To validate the possible role of TRAP1 in sustaining the ribosome biogenesis inhibition under hypoxic conditions, six genes were selected (i.e., IMP3, LTV1, PWP2, RCL1, RRS1 and UTP3) commonly involved in different steps of ribosome biogenesis and maturation and differentially expressed in the current experimental conditions, thus contributing to the enrichment of previous GO categories (abs logFC ≥0.60, P<0.05). The expression levels of these genes were evaluated using RT-qPCR in both HCT116 cells and p9T organoids silenced or not for TRAP1 and exposed to hypoxia for 24 and 8 h, respectively (Fig. 4B and C). These time points were selected based on data reported in Figs. 2 and 3, demonstrating an earlier transcriptional reprogramming in response to hypoxia in CRC organoids. No difference in expression was observed for all tested genes in TRAP1-silenced cells (Fig. 4B) and shTRAP1#1 p9T organoids (Fig. 4C) compared to controls under normoxic conditions; this was consistent with the GSEA data demonstrating no enrichment of ribosome biogenesis/assembly GO categories under normoxic conditions. Conversely, as was expected, the hypoxic stimulus significantly suppressed the expression of these genes in both the CRC experimental models and TRAP1 silencing attenuated the inhibitory effects of hypoxia by promoting a higher expression of these genes under hypoxic conditions (Fig. 4B and C). Two genes (i.e., PWP2 and RCL1) were undetectable in p9T organoids and, thus, are not illustrated in Fig. 4.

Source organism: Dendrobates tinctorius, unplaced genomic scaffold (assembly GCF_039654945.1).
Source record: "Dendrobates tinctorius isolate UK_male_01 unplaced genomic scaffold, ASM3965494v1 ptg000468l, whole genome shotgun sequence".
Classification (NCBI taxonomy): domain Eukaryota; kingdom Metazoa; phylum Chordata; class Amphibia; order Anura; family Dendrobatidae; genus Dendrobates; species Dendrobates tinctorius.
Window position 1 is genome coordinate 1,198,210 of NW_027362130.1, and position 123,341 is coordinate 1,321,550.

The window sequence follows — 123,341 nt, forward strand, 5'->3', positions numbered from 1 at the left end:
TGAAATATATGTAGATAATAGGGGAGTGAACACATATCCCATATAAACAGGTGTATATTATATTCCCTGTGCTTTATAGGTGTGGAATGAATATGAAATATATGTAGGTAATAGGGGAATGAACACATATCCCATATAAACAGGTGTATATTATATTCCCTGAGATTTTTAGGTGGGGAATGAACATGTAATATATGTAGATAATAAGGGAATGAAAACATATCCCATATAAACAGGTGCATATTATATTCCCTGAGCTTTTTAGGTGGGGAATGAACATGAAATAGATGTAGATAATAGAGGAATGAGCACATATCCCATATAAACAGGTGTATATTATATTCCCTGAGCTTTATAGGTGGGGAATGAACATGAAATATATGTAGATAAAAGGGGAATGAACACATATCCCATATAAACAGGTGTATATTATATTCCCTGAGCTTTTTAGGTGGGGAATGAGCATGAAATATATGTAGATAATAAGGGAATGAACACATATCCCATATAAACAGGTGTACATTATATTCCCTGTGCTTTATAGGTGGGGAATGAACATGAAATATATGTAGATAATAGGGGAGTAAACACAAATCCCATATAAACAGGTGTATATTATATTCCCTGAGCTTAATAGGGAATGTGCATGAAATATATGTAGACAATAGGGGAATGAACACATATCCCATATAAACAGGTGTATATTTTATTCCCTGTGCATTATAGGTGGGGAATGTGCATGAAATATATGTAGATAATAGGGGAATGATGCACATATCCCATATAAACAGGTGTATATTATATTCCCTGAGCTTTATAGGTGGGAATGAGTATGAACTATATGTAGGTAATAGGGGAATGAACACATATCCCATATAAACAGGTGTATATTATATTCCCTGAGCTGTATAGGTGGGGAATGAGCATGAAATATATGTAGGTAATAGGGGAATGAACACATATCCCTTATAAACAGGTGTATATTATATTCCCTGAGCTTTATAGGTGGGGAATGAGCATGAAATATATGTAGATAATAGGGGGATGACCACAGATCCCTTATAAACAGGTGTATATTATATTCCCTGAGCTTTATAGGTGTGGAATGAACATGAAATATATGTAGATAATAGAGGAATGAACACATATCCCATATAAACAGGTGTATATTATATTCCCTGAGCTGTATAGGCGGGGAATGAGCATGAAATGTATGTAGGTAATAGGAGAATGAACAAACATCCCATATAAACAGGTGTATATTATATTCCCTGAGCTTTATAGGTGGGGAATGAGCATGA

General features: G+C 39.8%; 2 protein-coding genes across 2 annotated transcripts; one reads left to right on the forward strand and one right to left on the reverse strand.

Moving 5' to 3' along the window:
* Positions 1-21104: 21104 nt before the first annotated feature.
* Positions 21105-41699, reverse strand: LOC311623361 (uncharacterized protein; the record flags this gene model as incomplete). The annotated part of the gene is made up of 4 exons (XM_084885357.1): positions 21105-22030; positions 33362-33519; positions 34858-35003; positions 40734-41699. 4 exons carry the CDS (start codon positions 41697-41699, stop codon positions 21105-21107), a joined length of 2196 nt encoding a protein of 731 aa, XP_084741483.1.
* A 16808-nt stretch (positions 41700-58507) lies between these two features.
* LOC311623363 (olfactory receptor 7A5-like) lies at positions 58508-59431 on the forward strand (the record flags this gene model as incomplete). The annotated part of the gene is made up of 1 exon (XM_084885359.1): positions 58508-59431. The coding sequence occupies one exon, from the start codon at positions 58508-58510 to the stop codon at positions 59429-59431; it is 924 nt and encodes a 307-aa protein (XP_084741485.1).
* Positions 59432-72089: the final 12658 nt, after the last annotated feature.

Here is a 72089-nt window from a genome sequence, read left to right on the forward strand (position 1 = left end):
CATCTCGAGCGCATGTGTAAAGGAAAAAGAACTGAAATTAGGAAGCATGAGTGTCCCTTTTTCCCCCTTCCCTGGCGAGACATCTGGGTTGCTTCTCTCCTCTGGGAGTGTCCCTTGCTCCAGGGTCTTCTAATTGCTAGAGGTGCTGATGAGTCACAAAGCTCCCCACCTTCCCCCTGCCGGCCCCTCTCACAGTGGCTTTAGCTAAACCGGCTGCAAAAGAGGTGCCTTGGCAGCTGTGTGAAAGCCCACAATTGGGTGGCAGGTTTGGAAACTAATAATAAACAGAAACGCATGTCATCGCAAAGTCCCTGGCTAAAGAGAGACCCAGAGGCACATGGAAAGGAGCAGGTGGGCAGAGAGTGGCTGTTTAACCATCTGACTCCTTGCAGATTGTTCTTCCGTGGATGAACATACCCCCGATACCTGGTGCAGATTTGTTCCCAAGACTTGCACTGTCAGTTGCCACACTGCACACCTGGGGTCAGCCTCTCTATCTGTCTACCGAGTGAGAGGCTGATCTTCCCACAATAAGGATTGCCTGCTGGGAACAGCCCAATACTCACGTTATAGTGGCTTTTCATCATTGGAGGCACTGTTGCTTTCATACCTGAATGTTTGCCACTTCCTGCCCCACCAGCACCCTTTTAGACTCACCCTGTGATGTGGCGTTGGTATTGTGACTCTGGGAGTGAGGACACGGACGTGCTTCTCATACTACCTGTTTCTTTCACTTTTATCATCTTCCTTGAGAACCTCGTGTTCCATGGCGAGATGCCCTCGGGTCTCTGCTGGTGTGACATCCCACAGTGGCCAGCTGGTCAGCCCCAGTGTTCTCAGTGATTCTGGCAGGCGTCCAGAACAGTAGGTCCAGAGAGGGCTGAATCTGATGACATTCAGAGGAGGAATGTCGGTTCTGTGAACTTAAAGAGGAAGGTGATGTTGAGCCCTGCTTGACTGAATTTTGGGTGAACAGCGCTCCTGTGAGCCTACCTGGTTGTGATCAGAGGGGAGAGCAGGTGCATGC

mTOR pathway is likely involved in the TRAP1 regulation of ribosome biogenesis